While more was made out of the domains in non-Latin characters announcement, there is actually another item which wasn’t covered nearly as much as it should have been. Basically, it’s the fact that DNSSEC is going to be deployed in January. In short, ‘DNS’ is the system that translates domain.com in to a numerical address on the internet where the server for that alphanumeric domain name resides. The ‘SEC’ part of it is a secure extension being added on in order to digitally sign these names and provide a level of security to know that the names we type in are indeed being pointed correctly.
This is something we’ve needed for some time. Much like email, DNS was built with little security in mind as the initial systems were created for a small, clustered group of people to use in government and education institutions. Once the sweaty masses got our hands on these systems, spam, phishing, and any number of other nefarious elements came about.
It’s just unfortunate in how this system is being both implemented and released. For starters, it is being released in January, before the release of the non-Latin character domains. So, what happens if this system blows up? The extended character domain release is obviously going to be delayed. Is it going to blow up? Probably to a certain degree. The obstacles to making it work well are all possible to overcome, but it’s going to be an immense strain on our DNS network for the following reasons:
– Additional communication between servers to authenticate and distribute the keys
– Additional data needed to be stored in the root servers for the millions of domains in existence
– Additional bandwidth needed for lookups.
Rebecca Wanjiku picked up on this last element in an article she published recently. It’s a definite concern. Just like how all this cloud business is going to create new barriers for participation in low bandwidth areas of Africa, so too will DNSSEC. A basic zone file is a minimum of 512 bytes or half a kilobyte. I have yet to find any hard data on the size of the digital keys, but it’s going to increase the size of these lookups a great deal. Let’s just say that they’re using a 128 alphanumeric key. That requires an extra kilobyte of transport space thus making a secured, DNSSEC request 1.5kb. For those on broadband, this is nothing. For those on anything less, this is crippling as it needs to be made for every new domain request. If you’re on the equivalent of a dialup connection running at 56kbs, you get 7kb of bandwidth, meaning that DNS requests are going to hog up 21% of your available bandwidth! In addition to this, there are two more pings to the DNS server in order for the authentication process to function which means if you have a connection with high latency, you’re also going to be hurting.
I have to admit that it’s been awhile since I’ve done straight IT work and had to deal with the math involved in making DNS and all that work, so if anyone has any hard data and wants to gently (or forcefully) correct me on what I’m guestimating, please do. I would very much love to be shown the light, especially if it drives the numbers quite far one way or the other from what I’ve tallied up.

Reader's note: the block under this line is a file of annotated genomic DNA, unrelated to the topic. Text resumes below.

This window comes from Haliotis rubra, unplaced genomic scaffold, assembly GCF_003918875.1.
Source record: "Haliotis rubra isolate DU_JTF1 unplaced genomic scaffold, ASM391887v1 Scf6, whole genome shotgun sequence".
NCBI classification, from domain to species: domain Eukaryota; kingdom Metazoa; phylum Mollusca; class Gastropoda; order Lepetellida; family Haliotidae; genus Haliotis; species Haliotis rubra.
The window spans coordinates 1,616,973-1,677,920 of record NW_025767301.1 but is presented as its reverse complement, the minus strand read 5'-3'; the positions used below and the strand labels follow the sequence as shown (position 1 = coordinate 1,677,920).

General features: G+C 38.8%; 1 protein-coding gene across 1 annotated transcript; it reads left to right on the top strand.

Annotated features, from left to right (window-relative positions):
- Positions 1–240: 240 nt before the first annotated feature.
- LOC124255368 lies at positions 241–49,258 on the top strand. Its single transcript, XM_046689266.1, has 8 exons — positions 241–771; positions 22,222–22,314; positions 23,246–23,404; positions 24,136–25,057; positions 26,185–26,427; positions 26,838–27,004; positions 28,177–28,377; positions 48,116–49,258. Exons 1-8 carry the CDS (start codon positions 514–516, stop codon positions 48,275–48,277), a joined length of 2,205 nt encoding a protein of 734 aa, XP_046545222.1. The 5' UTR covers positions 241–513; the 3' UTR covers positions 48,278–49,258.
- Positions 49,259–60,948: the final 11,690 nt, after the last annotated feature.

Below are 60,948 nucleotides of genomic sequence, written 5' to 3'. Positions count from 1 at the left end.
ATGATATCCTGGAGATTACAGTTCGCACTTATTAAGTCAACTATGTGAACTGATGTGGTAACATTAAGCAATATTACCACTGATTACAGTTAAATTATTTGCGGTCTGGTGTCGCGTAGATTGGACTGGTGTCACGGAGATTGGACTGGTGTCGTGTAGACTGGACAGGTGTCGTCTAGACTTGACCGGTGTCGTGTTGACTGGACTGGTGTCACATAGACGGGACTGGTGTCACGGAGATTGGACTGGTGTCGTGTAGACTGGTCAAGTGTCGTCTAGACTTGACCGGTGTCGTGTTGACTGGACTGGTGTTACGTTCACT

Funny, does this payoff smells like Redmond?
Now, while some security on the internet has to happen at some point, why does it have to happen now? Why can’t it wait another two years for more broadband deployment to make this so, so much less of an issue? I’m going to put on my conspiracy hat for a minute (yes, it’s made of tinfoil.) There’s something interesting that people haven’t linked up just yet. Windows 7 has just been released. That’s not really news at this point, but what is news is the fact that Windows 7 has been built to take advantage of DNSSEC out of the box. This is being celebrated as something great and it most definitely is as Windows has been a notoriously insecure operating system for a long time.
But here’s the thing. A lot of people will undoubtedly upgrade to Windows 7 through the end of this year as they buy new computers. Again, not a big deal as this is a pretty regular thing. But it just happens that DNSSEC is going to be thoroughly deployed on the 20 root nameservers around the world in January. In January, Apple has its MacExpo to show off new products. As far as I’ve read, DNSSEC is not a core part of OS X or OS X Server and as time goes on, this secure DNS is going to become quite important in securing the internet. Wouldn’t it take a great deal of wind out Apple’s “I’m a Mac and I’m a PC” campaign if suddenly Windows had the edge in security? Yes, yes it would.
So, am I saying that it’s possible for Microsoft to have “pushed” some folks at ICANN to release DNSSEC at this specific time to bring back in to the fold, those who have strayed from the Microsoft flock? Yes, yes I am, because honestly, I have a very hard time trusting ICANN as despite the US relaxing it’s oversight lately, it still is a US institution with not nearly the amount of transparency needed for a group that controls access to the sum of our digital knowledge.
A “fix” maybe?
It wouldn’t be surprising for Microsoft to put marketing ahead of its potential users in low bandwidth regions like Sub-Saharan Africa, which is why Google is going to thrash them as the internet is more and more available. But the one singular thing that could make all of this a great deal better would be to offer the option not to use DNSSEC and just use standard DNS. Something along the lines of an option button in the Security Center next to, “Thanks, I’ll monitor my DNS queries myself.” Or better yet, have a system that is able to detect your bandwidth and adjust things such as this accordingly. And there you go, what could be a potential barrier to countless millions, sidestepped for the time being until bandwidth is more available.